Hal are you able to think of any things that the President did that benefited you, or America or my homeland Israel since he was elected the President of my country

  6. Response to Paul Silverstein: Surely, as one with a self-proclaimed “more enlightened view of the world,” you can do better than criticize an obvious typo of another commenter.

  7. Roberta Conner says:

    At the risk of proving Mr. Prover’s point, I must express my grave disappointment in this column Hal. At a time when the country desperately needs balance and sanity from people like you with the power of the pen you choose to take up the tired mantra of “Trump Derangement Syndrome”.
    During these critical times where is your voice condemning the violent acts of the past few weeks?
    • Were you not disgusted by the mob rule taking place in Seattle and the ceding of official police establishments to anarchists in two major American cities?
    • Were you not offended by the tragic scenes of rampant arson and looting of hundreds of American businesses – both large and small?
    • As a legitimate historian are you not dismayed by the left wing lunatics who wish to erase our past with the wanton, criminal destruction of our statues and monuments?
    During this period of insanity, Senator Tim Scott tried diligently to introduce comprehensive police reform legislation to address some of our nation’s ills. The democrats would not lift a legislative finger to support this effort, exposing the fact that their concern goes only to winning the next election – not the healing of our country.
    Hal, you have a highly-respected and powerful voice in American political matters. Please avoid the temptation of simply adding that learned voice to the chorus of whining anti-Trumpers and instead directly address the catastrophic events that are causing all of us so much angst.

  8. Response to Roberta Conner: Stay tuned.

  9. Robert J. Fraiman says:

    Re Qua’s comment, “With Biden we get the unknown” The Unknown is far better than the known.

  10. Paul Silverstein says:

    Hal, “I think I smell a rat!” Since I wrote my comment at 9 AM and when I last checked your blog, you or another editor altered Stephen’s comment changing his originally written word, decisive to now say incisive.
    I didn’t know that this is how your blog operates! This smacks of control of the views according to the whims of the editor and whatever best suits their views and purposes.
    The policy for this and all other fair-minded blogs should remain what is written and posted shall remain intact. If it was, as you characterize it, an obvious typo I didn’t see Stephen asking publicly for a retraction, which is typically how such a circumstance is handled in an open and fair fashion.

  11. Response to Paul Silverstein: We do routinely edit obvious grammatical and spelling errors when we catch them, and all reputable and conscience publications do. Do you actually know of a credible publication that doesn’t?

  12. Stephen Prover says:

    Actually Paul I did write to Hal privately concerning my “typo”.
    Thank You for your constructive criticism. Let me ask you a question. How do you feel about Donald Trump’s tendency to engage in petty, deranged ad hominem attacks against those individuals with whom he disagrees… Take your time…. (GOD I hope my grammar is satisfactory)

  13. Stuart Goldfine says:

    I don’t know Roberta Connor, but she nailed it. Polls don’t count anymore and the Silent Majority will be there in November and voting for Trump.
    This mass mailing of ballots is a hoax. In the past four years, probably 20-30% of the electorate have moved or have different phone numbers, so when these ballots are delivered to incorrect addresses, who knows what individual is signing and returning that ballot. Regular ballots by mail are fine, but mass mailings are not. No one goes through the voter records and purges those who died , moved on, changed parties, etc. Polls need to be cleansed every two years.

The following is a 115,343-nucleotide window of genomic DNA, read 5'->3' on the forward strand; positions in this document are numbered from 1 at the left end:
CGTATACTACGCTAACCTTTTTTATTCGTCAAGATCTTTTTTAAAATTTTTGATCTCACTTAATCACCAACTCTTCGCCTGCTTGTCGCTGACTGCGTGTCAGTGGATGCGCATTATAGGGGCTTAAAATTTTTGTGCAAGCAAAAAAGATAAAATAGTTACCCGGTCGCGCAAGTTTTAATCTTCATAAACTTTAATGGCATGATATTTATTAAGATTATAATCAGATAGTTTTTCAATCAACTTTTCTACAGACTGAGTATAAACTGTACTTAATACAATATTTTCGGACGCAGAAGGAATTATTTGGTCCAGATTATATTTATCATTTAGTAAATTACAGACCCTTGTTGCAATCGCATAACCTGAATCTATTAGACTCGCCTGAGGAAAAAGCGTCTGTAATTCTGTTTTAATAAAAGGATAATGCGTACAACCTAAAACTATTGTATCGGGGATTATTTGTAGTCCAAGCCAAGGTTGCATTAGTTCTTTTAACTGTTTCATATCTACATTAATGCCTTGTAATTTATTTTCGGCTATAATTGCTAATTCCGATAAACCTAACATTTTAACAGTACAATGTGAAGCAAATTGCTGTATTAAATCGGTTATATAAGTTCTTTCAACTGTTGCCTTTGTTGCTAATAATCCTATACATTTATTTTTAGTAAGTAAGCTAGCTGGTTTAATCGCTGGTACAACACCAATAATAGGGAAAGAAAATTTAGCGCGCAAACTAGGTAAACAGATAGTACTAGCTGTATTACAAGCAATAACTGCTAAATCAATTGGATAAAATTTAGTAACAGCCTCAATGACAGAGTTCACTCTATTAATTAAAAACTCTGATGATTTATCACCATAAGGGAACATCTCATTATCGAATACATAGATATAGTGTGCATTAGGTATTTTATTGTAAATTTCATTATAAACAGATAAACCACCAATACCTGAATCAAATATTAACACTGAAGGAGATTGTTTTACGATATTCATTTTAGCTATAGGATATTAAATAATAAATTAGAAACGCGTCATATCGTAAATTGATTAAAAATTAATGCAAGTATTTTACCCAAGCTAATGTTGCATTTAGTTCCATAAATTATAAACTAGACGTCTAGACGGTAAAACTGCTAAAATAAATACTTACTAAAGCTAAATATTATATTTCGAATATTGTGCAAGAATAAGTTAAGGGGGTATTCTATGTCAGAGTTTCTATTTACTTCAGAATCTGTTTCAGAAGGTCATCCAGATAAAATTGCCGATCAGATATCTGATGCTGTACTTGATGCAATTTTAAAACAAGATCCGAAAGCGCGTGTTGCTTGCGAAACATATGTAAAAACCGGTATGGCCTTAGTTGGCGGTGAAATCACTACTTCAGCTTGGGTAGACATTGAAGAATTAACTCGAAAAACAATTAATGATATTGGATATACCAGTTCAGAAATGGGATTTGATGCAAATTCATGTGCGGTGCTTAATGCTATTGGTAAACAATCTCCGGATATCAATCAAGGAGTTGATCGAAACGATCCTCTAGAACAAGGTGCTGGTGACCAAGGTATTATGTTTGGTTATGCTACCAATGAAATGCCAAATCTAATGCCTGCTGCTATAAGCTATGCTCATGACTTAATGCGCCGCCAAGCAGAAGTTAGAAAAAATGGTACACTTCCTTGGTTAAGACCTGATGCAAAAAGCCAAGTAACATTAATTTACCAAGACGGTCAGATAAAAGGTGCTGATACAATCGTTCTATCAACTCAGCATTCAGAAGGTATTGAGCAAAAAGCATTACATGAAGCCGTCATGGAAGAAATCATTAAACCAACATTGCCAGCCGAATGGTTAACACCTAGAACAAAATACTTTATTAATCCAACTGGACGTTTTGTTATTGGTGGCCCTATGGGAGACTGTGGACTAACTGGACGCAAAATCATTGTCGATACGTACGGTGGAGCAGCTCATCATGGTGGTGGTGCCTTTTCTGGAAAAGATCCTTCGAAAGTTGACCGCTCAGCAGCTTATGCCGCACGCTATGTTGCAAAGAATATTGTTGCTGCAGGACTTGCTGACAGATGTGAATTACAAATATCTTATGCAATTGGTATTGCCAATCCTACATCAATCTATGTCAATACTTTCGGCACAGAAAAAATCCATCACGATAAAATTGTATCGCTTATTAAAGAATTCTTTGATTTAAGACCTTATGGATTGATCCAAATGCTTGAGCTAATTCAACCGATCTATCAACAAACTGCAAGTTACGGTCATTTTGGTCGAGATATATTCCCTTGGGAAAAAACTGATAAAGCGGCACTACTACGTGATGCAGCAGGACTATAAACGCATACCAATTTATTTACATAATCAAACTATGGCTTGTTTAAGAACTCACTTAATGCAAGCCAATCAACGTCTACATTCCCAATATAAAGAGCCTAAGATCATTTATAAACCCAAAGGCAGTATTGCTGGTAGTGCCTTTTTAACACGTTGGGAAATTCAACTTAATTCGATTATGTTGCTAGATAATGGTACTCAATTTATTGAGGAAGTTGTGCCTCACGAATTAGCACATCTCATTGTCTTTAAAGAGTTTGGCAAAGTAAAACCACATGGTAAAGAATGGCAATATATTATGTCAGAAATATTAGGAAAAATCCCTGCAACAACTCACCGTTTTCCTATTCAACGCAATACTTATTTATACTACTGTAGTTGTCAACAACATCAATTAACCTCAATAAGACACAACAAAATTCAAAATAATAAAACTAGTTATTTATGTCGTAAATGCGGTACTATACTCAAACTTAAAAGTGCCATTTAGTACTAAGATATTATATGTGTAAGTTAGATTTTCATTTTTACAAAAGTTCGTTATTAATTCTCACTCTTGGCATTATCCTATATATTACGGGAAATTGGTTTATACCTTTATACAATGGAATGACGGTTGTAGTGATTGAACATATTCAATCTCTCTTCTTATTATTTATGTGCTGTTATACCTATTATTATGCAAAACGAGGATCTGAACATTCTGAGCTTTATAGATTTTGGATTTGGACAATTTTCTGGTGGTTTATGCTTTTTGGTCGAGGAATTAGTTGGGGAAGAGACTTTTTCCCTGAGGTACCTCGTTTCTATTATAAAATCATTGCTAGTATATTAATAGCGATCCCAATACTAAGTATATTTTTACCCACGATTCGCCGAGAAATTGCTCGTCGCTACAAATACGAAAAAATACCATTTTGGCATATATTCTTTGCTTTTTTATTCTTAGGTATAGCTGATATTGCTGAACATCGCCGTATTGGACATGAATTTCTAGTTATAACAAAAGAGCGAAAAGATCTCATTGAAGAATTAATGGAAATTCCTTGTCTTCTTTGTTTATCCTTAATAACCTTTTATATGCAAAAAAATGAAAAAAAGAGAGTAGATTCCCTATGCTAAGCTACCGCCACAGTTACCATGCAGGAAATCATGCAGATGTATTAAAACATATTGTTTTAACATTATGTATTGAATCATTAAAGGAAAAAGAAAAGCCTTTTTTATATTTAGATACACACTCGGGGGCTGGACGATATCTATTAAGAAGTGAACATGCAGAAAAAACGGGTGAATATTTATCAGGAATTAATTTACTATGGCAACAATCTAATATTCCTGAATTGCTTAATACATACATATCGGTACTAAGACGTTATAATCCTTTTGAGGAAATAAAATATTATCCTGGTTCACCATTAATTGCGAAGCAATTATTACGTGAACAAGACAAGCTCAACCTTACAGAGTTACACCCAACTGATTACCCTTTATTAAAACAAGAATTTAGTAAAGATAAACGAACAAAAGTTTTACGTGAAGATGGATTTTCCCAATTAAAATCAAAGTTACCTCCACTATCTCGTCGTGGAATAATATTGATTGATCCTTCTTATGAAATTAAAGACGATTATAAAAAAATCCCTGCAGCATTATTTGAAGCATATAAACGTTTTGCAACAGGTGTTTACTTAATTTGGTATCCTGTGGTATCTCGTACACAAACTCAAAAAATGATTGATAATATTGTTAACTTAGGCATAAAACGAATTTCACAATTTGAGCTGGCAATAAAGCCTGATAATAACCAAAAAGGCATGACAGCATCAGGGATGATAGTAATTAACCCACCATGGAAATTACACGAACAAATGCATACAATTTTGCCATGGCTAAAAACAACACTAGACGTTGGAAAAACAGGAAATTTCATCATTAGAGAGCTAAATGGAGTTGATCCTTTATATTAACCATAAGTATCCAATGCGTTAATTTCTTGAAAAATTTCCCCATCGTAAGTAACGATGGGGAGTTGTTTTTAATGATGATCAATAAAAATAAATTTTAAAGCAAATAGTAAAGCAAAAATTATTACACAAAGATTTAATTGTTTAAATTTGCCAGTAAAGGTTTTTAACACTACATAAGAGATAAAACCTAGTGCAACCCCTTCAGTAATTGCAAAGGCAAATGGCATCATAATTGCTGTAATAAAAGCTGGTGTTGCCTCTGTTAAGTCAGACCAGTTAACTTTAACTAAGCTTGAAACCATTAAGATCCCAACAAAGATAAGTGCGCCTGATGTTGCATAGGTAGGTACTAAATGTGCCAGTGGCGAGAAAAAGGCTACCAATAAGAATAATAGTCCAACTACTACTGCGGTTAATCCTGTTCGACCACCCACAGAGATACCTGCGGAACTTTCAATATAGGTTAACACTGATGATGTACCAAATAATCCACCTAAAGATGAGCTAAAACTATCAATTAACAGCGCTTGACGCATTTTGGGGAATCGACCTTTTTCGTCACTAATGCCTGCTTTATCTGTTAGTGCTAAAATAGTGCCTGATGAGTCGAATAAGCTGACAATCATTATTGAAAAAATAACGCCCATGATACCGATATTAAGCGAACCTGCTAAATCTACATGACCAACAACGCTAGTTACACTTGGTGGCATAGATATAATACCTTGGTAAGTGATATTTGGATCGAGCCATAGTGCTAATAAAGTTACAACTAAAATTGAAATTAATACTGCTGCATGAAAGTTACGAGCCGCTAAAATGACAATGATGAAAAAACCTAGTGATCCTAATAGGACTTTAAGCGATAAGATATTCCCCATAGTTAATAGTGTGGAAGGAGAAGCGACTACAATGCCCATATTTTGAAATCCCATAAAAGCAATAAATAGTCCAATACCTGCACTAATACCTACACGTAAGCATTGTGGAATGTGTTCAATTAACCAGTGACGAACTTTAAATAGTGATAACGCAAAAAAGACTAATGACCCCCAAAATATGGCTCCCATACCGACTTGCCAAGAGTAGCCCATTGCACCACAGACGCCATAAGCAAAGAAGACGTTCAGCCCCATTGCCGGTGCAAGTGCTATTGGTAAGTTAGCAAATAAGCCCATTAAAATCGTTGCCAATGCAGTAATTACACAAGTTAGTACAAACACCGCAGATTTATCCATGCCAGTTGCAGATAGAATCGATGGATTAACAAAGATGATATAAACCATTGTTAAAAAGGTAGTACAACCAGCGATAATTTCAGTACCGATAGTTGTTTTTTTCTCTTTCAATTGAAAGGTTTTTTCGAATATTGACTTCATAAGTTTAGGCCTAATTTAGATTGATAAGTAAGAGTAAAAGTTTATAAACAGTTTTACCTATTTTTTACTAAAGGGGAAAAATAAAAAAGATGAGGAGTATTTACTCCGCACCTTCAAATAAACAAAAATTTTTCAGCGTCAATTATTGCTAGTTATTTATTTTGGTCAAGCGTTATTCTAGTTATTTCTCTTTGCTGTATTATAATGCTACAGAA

14. James Fisher says:

    I don’t know how Mr. Silverstein will respond to Stephen Prover’s question to him about “Donald Trump’s tendency to engage in petty, deranged ad hominem attacks against those individuals with whom he disagrees…” but I know MY response.

    I absolutely hate that aspect of his behavior. .. among others… BUT America is not looking for Donald Trump to be its spiritual or morality leader. We want him to be our Commander in Chief and steer us to continued economic and military security.

    Yes, I wish he had Kennedy’s charisma and Reagan’s ability to inspire but we got no choice. The alternative is unacceptable.

  15. Paul Silverstein says:

    Dr. Prover I apologize if I criticized your original post but I took umbrage in how you characterized the responses of conservative readers. Of course, I dislike how President Trump at times comports himself. But there is saying that comes down to how I judge him. The saying is ” Don’t just listen to his lips, also watch his feet.” Words can sometimes be empty, meaningless, or even cruel. The real test of anyone, president or not, is how they abide by their promises and if their promises comport with principles, that in this case will make our country a stronger better nation. I truly believe he is striving to maintain and improve the strength and viability of the USA. He has confronted many issues, such as our relationship with China, that many of his predecessors were afraid to face and were allowed to fester.
    Hal, as to editing. I’m sure you’re aware of the now current major flap of Jack Dorsey of Twitter wanting to edit posts, especially of Pres. Trump. Just a reminder. Not that I’m accusing you of this but editing is a slippery slope and can be used to bias or even distort the news.

  16. Response to Paul Silverstein’s additional comment:
    Responsible editing is never a slippery slope. It is a basic responsibility in publishing.

  17. Michael Gong says:

    I do believe that the President has painted himself into a corner for his re-election. His remarks on camera and his tweet storms are often off the mark, contradictory to previous remarks made on open mic, and frequently simply false. These have alienated the suburban college educated population, women and people who are not of European extraction. He is now depending heavily on his most loyal base: older whites living outside of large urban centers and evangelical Christians. (The people most likely to hate me for being the son of illegal immigrants, non-white and a born-again atheist.) But here’s the rub, that’s half of the American population.

  18. Barbara Fromm says:

    When re-reading the responses to Hal’s essay re: The Tells” of Tulsa, I find it pathetic that readers can be so small minded regarding the misspelling of the word incisive.
    For those of you that have a linguistics major and a grammarian with you at all times, good for you. Otherwise the pettiness of those comments are pathetic.
    Focus on something productive.

Leave a Reply to Paul Silverstein Cancel reply

Your email address will not be published. Required fields are marked *